Glue a pinback to the back of the bow.
Here’s how it works: you paint your nail with the polish and then hover the magnet (located on the top of the bottle cap), over the paint and viola! Your nail has this funky, shiny, squiggly thing going on.
I wasn’t so sure about the polish at first, since I usually stick with neutral colors. But it’s been about 24 hours since I got a sample on my pinky finger – and even though the nail looks totally busted- I can’t find the will to remove it. I’m sold! Neutral colors, step aside.
Sara mentioned that she recently read an article about how nail salons are suffering since people are doing their own nails in order to save money. So, I guess when you think about it, $16 isn’t a bad amount for nail polish you can get a nice amount of uses out of and have fun with it.
You can get your own bottle in silver, purple or teal at Sephora in Center City.
Last week, PW Style invited readers to submit any sort of DIY fashion or design project they were working on for the chance to have it featured on the blog. Sadly, only one reader accepted this invitation. This would have been much more disappointing however had that reader not been Veronika of Tick Tock Vintage.
Not only has the South Philly resident and third grade teacher amassed an enviable wardrobe of amazing vintage finds, but her expertise on second-hand shopping and restyling garments has been solicited by websites and magazines like Seventeen, ModCloth and Forever 21’s The Skinny.
On her blog, Veronika shares advice and photos of her latest alterations and thrifting adventures as well as her love of Philadelphia. I can’t tell you how much time I’ve spent the last few days just going through her beautiful photos of the city and very vintage wedding (which included many items that she re-purposed or handmade). You can also see and purchase some of her thrifted finds on Tick Tock Vintage Closet.
“Whenever I take a trip somewhere, I always Google thrift stores in the area,” Veronika says. If a garment doesn’t look or fit quite right, the skilled seamstress will find a way to make it work. “My mom taught me to sew when I was five or six and I would make costumes for my guinea pigs,” she laughs.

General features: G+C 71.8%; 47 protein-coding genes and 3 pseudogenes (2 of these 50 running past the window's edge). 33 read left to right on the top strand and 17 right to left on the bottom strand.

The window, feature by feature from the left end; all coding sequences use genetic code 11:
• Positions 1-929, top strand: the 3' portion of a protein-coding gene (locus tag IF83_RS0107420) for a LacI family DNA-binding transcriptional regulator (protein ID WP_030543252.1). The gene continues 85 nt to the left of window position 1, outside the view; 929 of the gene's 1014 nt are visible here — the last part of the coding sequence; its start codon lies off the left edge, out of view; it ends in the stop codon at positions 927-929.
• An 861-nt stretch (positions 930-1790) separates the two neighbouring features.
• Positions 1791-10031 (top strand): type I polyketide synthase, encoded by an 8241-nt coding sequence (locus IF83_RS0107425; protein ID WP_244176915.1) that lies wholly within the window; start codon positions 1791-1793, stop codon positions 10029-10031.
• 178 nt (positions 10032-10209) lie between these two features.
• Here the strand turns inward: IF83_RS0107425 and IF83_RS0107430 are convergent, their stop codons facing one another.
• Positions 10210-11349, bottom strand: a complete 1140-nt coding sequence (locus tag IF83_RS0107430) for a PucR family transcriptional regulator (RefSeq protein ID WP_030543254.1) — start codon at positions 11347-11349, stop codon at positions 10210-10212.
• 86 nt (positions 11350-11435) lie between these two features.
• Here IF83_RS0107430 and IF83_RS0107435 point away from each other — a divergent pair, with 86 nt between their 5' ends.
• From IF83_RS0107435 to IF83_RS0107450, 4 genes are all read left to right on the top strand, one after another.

Should you see her creations below and and suddenly feel inspired to revamp your own garments, Veronika offers this piece of advice: “It’s best to keep projects simple if you’re just starting out—work on just hemming a skirt or changing out buttons.”
So anyway, without further adieu, I present Veronika’s three latest DIY style projects…
XXXL Choir Robe to Mini-dress
“It was an XXXL choir robe-ish dress with giant shoulder pads, the frumpiest neckline and possibly the worst sleeves ever. I first took the white panel in the bodice apart and cut it much shorter. I made the sleeves shorter, took the bottom hem up, and made the overall dress smaller.” More…
Suede Skirt to Clutch with Tassels
“It was a pretty simple project; I wanted a triangle shape at the bottom of the purse, like a real envelope. I also wanted to incorporate tassels somehow, and decided to use them as a weight to keep the top flap closed. The suede was not very stiff, so I cut Ikea placemats ($2.99 for a set of four) to the size of the rectangles in the front and attached it with spray adhesive. You can’t tell that they are there because the lining covers it all.” More…
Early 80’s pioneer woman dress to Russian sarafan-inspired dress
“I used RIT dye to change the color. I was originally going for navy blue but the color didn’t seem to hold very well. After washing, it turned to this light cornflower blue, which I’m okay with. I searched Jomar for colorful trim and added it along the waist, neckline, sleeves, and hem. There are five different kinds of trim in all.” More…